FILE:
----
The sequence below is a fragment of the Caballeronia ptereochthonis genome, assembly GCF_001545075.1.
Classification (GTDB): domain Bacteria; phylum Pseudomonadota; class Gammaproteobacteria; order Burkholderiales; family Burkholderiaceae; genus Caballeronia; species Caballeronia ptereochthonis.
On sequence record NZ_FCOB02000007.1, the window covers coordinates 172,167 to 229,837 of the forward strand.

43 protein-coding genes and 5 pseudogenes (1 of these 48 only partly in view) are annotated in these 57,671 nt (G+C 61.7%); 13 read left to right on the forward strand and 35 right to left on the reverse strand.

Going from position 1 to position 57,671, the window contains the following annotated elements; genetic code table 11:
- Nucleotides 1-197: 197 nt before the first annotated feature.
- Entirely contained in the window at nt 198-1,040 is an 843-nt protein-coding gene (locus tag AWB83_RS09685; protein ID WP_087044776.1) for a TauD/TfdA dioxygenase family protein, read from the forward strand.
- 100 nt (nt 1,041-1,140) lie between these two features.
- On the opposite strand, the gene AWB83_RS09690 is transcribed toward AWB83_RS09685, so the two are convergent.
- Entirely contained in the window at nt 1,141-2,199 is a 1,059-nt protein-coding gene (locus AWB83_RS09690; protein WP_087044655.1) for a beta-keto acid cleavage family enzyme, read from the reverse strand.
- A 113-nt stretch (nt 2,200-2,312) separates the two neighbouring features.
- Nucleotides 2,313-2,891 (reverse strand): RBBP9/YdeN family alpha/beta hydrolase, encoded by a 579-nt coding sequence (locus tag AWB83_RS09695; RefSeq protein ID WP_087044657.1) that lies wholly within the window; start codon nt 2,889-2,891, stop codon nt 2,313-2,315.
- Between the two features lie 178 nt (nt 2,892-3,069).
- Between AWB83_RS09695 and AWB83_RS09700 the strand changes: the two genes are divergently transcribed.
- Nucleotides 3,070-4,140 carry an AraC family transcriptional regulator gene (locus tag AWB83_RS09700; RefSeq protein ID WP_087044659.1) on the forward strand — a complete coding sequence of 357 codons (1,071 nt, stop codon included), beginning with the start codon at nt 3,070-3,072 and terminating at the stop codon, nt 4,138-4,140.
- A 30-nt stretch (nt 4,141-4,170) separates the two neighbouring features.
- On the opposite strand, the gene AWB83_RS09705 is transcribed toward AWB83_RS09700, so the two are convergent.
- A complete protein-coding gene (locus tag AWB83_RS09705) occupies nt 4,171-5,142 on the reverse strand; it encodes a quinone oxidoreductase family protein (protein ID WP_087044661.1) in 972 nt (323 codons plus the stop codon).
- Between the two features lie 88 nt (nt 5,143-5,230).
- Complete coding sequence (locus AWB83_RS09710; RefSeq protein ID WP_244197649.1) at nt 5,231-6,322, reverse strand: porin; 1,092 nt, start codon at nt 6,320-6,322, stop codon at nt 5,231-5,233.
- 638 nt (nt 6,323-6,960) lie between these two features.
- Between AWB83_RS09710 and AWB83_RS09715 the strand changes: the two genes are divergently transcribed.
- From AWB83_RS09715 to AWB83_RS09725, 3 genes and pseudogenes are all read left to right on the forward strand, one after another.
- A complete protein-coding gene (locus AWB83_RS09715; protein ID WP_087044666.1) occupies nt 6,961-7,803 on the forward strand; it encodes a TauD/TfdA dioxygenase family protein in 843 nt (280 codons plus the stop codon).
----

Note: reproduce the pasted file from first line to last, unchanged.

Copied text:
The sequence below is a fragment of the Caballeronia ptereochthonis genome, assembly GCF_001545075.1.
Classification (GTDB): domain Bacteria; phylum Pseudomonadota; class Gammaproteobacteria; order Burkholderiales; family Burkholderiaceae; genus Caballeronia; species Caballeronia ptereochthonis.
On sequence record NZ_FCOB02000007.1, the window covers coordinates 172,167 to 229,837 of the forward strand.

43 protein-coding genes and 5 pseudogenes (1 of these 48 only partly in view) are annotated in these 57,671 nt (G+C 61.7%); 13 read left to right on the forward strand and 35 right to left on the reverse strand.

Going from position 1 to position 57,671, the window contains the following annotated elements; genetic code table 11:
- Nucleotides 1-197: 197 nt before the first annotated feature.
- Entirely contained in the window at nt 198-1,040 is an 843-nt protein-coding gene (locus tag AWB83_RS09685; protein ID WP_087044776.1) for a TauD/TfdA dioxygenase family protein, read from the forward strand.
- 100 nt (nt 1,041-1,140) lie between these two features.
- On the opposite strand, the gene AWB83_RS09690 is transcribed toward AWB83_RS09685, so the two are convergent.
- Entirely contained in the window at nt 1,141-2,199 is a 1,059-nt protein-coding gene (locus AWB83_RS09690; protein WP_087044655.1) for a beta-keto acid cleavage family enzyme, read from the reverse strand.
- A 113-nt stretch (nt 2,200-2,312) separates the two neighbouring features.
- Nucleotides 2,313-2,891 (reverse strand): RBBP9/YdeN family alpha/beta hydrolase, encoded by a 579-nt coding sequence (locus tag AWB83_RS09695; RefSeq protein ID WP_087044657.1) that lies wholly within the window; start codon nt 2,889-2,891, stop codon nt 2,313-2,315.
- Between the two features lie 178 nt (nt 2,892-3,069).
- Between AWB83_RS09695 and AWB83_RS09700 the strand changes: the two genes are divergently transcribed.
- Nucleotides 3,070-4,140 carry an AraC family transcriptional regulator gene (locus tag AWB83_RS09700; RefSeq protein ID WP_087044659.1) on the forward strand — a complete coding sequence of 357 codons (1,071 nt, stop codon included), beginning with the start codon at nt 3,070-3,072 and terminating at the stop codon, nt 4,138-4,140.
- A 30-nt stretch (nt 4,141-4,170) separates the two neighbouring features.
- On the opposite strand, the gene AWB83_RS09705 is transcribed toward AWB83_RS09700, so the two are convergent.
- A complete protein-coding gene (locus tag AWB83_RS09705) occupies nt 4,171-5,142 on the reverse strand; it encodes a quinone oxidoreductase family protein (protein ID WP_087044661.1) in 972 nt (323 codons plus the stop codon).
- Between the two features lie 88 nt (nt 5,143-5,230).
- Complete coding sequence (locus AWB83_RS09710; RefSeq protein ID WP_244197649.1) at nt 5,231-6,322, reverse strand: porin; 1,092 nt, start codon at nt 6,320-6,322, stop codon at nt 5,231-5,233.
- 638 nt (nt 6,323-6,960) lie between these two features.
- Between AWB83_RS09710 and AWB83_RS09715 the strand changes: the two genes are divergently transcribed.
- From AWB83_RS09715 to AWB83_RS09725, 3 genes and pseudogenes are all read left to right on the forward strand, one after another.
- A complete protein-coding gene (locus AWB83_RS09715; protein ID WP_087044666.1) occupies nt 6,961-7,803 on the forward strand; it encodes a TauD/TfdA dioxygenase family protein in 843 nt (280 codons plus the stop codon).